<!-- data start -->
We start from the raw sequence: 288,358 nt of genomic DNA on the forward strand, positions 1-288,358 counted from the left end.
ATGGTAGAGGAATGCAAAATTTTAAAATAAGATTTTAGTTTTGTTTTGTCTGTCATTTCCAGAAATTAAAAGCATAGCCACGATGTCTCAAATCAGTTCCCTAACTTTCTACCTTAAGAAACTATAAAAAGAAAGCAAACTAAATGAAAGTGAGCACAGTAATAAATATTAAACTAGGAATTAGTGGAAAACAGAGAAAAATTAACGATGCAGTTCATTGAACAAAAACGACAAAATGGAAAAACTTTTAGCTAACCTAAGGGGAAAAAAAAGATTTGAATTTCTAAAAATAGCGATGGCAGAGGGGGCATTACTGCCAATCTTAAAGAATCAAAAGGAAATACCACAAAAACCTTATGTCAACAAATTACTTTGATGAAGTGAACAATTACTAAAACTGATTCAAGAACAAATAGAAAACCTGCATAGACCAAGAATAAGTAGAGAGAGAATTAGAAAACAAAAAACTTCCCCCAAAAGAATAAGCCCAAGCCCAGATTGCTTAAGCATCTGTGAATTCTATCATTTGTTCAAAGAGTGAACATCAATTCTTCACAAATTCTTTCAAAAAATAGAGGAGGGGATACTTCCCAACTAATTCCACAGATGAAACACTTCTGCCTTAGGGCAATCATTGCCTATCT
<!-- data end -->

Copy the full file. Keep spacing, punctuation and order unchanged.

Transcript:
We start from the raw sequence: 288,358 nt of genomic DNA on the forward strand, positions 1-288,358 counted from the left end.
ATGGTAGAGGAATGCAAAATTTTAAAATAAGATTTTAGTTTTGTTTTGTCTGTCATTTCCAGAAATTAAAAGCATAGCCACGATGTCTCAAATCAGTTCCCTAACTTTCTACCTTAAGAAACTATAAAAAGAAAGCAAACTAAATGAAAGTGAGCACAGTAATAAATATTAAACTAGGAATTAGTGGAAAACAGAGAAAAATTAACGATGCAGTTCATTGAACAAAAACGACAAAATGGAAAAACTTTTAGCTAACCTAAGGGGAAAAAAAAGATTTGAATTTCTAAAAATAGCGATGGCAGAGGGGGCATTACTGCCAATCTTAAAGAATCAAAAGGAAATACCACAAAAACCTTATGTCAACAAATTACTTTGATGAAGTGAACAATTACTAAAACTGATTCAAGAACAAATAGAAAACCTGCATAGACCAAGAATAAGTAGAGAGAGAATTAGAAAACAAAAAACTTCCCCCAAAAGAATAAGCCCAAGCCCAGATTGCTTAAGCATCTGTGAATTCTATCATTTGTTCAAAGAGTGAACATCAATTCTTCACAAATTCTTTCAAAAAATAGAGGAGGGGATACTTCCCAACTAATTCCACAGATGAAACACTTCTGCCTTAGGGCAATCATTGCCTATCT